Every member of the lodge from the EA to the Past Masters is an important member of a Masonic team, and each must work together with the whole team for the lodge to be a successful and enduring lodge. This fact also applies to any business, sports team, or any other organization.

Euclid’s proof

Euclid’s proof is rather complicated but can be found at the following link: Pythagorean theorem

The proof contains the following geometric figure, which is the Past Master’s Jewel in both English and Alberta Craft lodges.



The lines, angles, and triangles of the jewel are required for Euclid’s proof and as indicated in the lecture each line, angle, and triangle is a representation of the importance of every member of the Lodge and the fundamental principles of Freemasonry for the lodge to be successful and enduring.

The presentation to the Immediate Past Master by the Worshipful Master of the lodge is the very last lecture presented to the Candidate as a reminder to him that every member of the lodge is equally important, and that no one should consider himself to be entitled to special privileges—even as a Past Master.

Article by: Chris E. Batty

Chris E. Batty was born in the spring of 1945 in Tunbridge Wells, Kent, UK.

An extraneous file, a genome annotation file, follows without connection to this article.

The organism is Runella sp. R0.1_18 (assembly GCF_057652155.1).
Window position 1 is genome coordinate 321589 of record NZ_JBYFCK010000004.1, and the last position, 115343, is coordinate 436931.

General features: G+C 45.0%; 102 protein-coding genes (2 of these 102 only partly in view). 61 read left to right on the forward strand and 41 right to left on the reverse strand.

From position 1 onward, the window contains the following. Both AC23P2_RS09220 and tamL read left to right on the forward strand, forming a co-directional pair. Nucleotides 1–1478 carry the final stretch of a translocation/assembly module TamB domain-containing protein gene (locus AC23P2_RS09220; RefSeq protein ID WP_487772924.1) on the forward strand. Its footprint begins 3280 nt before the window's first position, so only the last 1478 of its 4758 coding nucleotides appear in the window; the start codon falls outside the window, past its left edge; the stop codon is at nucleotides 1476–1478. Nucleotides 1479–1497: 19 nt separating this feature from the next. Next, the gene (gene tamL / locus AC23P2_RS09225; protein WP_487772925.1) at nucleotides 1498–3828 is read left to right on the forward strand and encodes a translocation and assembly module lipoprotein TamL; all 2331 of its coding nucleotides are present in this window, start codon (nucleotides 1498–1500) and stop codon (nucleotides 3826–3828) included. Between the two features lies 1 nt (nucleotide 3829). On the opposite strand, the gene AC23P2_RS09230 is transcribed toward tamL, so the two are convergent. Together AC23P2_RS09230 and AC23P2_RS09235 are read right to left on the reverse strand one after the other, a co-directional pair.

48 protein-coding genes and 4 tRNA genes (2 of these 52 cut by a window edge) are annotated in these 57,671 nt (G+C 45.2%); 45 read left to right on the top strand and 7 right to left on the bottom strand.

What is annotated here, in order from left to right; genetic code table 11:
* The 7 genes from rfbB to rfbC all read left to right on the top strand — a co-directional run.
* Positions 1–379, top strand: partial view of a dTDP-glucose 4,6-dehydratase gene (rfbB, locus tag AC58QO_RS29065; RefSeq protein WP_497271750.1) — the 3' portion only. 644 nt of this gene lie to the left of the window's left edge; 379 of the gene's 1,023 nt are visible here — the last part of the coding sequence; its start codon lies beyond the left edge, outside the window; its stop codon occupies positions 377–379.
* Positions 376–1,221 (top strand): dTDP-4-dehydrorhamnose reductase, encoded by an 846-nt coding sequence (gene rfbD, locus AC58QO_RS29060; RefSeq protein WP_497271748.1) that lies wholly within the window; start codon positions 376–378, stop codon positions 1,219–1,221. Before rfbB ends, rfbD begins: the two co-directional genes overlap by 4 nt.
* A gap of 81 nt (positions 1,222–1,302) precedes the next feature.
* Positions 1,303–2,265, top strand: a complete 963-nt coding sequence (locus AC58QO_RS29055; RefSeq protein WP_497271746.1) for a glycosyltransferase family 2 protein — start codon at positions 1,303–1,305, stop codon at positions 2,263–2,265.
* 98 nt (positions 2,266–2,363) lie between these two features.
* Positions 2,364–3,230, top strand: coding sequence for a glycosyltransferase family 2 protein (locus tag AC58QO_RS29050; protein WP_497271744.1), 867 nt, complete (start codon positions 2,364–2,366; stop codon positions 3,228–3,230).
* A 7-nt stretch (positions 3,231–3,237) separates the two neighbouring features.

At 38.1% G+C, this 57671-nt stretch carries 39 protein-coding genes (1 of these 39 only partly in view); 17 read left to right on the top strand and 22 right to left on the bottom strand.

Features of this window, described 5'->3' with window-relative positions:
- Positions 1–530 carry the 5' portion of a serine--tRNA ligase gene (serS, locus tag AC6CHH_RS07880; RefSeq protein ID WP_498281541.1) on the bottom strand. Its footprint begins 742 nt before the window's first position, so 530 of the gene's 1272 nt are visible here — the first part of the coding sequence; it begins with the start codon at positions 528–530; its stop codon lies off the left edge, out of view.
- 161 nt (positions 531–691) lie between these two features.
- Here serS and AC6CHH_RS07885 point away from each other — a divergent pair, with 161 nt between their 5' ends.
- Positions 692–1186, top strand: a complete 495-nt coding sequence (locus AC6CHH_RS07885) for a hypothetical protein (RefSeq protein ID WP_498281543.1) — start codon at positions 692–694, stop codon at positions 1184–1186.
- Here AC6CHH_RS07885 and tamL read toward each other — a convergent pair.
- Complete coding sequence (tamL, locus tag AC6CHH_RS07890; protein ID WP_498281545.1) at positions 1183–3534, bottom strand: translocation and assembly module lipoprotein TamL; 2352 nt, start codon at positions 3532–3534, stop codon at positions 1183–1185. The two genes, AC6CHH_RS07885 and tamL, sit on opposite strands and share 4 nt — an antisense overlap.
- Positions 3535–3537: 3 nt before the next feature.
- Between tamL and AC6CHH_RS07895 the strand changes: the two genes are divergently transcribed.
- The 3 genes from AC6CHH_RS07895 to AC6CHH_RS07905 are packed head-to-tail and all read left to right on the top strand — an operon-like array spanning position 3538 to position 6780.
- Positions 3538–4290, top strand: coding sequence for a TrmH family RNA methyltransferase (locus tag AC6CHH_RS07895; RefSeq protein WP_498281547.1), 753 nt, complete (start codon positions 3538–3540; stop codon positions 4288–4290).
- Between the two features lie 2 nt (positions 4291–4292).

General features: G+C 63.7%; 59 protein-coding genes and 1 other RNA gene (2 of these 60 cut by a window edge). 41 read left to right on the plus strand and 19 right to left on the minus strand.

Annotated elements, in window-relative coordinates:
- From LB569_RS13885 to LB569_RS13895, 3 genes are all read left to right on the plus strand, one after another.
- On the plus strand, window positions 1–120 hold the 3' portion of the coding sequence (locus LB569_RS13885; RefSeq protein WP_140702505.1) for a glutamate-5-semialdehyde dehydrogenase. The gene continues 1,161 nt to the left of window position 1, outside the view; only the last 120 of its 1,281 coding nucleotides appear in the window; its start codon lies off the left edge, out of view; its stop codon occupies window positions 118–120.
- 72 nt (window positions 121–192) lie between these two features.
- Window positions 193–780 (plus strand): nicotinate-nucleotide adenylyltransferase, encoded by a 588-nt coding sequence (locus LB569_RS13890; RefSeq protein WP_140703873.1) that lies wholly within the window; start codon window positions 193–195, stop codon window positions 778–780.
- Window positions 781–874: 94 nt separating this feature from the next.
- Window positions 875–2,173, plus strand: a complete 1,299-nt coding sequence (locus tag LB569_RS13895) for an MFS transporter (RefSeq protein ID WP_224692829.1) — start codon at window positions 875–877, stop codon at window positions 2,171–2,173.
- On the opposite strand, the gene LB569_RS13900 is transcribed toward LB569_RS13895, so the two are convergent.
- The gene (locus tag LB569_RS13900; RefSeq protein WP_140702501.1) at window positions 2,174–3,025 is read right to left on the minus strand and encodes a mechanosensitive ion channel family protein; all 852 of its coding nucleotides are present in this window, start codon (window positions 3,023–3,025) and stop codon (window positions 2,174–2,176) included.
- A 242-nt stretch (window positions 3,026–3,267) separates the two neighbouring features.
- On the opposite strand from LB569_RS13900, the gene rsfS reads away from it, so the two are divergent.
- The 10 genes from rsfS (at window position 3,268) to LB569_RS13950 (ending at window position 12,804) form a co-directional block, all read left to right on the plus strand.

He immigrated to Canada early in 1965 with just $45 in his pocket and very little education.

Chris’s interest in Freemasonry stems from his father, who was a member of Bostall Heath Lodge No. 4492, English Constitution.

He has been a Freemason since 1975, served as Worshipful Master of Saskatchewan Lodge No. 92 GRA for the Masonic Year 1982; appointed the Grand Pursivant for the Masonic Year 2001 – 2002; elected as the District Deputy Grand Master for the Northern Lights District for the year 2005 – 2006.

Elected to the Masonic Higher Education Bursary Committee in 2006 and served as the Chairman from 2007 to 2014.

Elected Junior Grand Warden in 2012, and served as SGW, DGM, and the Grand Master for the year 2015 – 2016.

He was appointed as an Honorary Past Grand Master of the Grand Lodge of Saskatchewan in 2015.

And subsequently, an Honorary Grand Master of the Grand Lodge of Manitoba in 2017.